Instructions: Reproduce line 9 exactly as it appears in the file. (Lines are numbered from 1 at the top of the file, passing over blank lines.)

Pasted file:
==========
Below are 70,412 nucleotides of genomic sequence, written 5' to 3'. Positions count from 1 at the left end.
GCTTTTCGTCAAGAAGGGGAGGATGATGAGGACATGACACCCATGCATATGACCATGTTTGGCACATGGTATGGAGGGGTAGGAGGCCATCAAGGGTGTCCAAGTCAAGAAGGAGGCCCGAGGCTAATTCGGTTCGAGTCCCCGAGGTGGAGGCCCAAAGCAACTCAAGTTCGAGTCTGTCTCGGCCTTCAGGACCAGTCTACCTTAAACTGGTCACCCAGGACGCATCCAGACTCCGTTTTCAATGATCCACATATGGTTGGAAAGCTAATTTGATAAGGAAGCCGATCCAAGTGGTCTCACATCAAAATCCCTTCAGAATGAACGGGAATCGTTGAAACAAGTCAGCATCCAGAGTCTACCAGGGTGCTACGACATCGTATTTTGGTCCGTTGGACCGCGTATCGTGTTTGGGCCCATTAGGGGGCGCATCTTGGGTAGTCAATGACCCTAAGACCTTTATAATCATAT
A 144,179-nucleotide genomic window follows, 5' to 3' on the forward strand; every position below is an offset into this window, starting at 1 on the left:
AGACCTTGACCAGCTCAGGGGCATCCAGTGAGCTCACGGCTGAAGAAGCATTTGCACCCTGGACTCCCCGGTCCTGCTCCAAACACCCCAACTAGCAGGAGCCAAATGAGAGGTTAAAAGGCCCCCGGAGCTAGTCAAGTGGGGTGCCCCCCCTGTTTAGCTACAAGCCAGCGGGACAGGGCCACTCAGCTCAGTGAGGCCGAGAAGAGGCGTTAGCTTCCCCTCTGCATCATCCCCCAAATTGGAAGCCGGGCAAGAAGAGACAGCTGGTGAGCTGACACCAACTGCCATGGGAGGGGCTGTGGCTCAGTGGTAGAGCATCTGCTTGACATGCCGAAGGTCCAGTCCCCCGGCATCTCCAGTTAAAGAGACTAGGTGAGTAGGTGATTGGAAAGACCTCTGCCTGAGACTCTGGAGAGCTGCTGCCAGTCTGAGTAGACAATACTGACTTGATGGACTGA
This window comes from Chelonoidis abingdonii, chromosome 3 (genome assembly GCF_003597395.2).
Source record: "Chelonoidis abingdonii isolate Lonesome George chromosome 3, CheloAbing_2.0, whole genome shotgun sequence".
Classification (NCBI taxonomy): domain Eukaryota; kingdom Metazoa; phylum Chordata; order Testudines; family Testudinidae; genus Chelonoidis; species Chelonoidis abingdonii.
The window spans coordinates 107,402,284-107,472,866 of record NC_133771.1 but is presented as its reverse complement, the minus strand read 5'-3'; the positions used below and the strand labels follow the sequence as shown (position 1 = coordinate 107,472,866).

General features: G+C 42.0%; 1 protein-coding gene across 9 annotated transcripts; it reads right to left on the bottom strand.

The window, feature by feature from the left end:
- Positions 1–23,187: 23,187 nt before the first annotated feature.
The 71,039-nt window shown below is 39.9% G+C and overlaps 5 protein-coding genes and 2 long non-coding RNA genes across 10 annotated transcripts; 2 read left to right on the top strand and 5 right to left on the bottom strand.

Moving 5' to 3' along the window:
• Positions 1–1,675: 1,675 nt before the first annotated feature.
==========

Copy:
General features: G+C 42.0%; 1 protein-coding gene across 9 annotated transcripts; it reads right to left on the bottom strand.